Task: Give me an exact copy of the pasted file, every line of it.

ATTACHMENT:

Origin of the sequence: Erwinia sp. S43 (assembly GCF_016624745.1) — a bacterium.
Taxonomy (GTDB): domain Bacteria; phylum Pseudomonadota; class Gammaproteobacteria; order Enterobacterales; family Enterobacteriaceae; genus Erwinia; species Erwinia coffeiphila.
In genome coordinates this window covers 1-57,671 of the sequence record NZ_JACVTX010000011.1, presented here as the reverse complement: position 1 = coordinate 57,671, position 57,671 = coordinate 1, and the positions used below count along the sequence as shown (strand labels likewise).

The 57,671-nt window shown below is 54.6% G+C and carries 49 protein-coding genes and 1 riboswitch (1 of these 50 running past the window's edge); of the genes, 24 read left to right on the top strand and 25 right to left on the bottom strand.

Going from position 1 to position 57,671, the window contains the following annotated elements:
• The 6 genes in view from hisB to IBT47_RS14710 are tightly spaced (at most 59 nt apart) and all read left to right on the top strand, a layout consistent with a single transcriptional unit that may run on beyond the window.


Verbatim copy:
Origin of the sequence: Erwinia sp. S43 (assembly GCF_016624745.1) — a bacterium.
Taxonomy (GTDB): domain Bacteria; phylum Pseudomonadota; class Gammaproteobacteria; order Enterobacterales; family Enterobacteriaceae; genus Erwinia; species Erwinia coffeiphila.
In genome coordinates this window covers 1-57,671 of the sequence record NZ_JACVTX010000011.1, presented here as the reverse complement: position 1 = coordinate 57,671, position 57,671 = coordinate 1, and the positions used below count along the sequence as shown (strand labels likewise).

The 57,671-nt window shown below is 54.6% G+C and carries 49 protein-coding genes and 1 riboswitch (1 of these 50 running past the window's edge); of the genes, 24 read left to right on the top strand and 25 right to left on the bottom strand.

Going from position 1 to position 57,671, the window contains the following annotated elements:
• The 6 genes in view from hisB to IBT47_RS14710 are tightly spaced (at most 59 nt apart) and all read left to right on the top strand, a layout consistent with a single transcriptional unit that may run on beyond the window.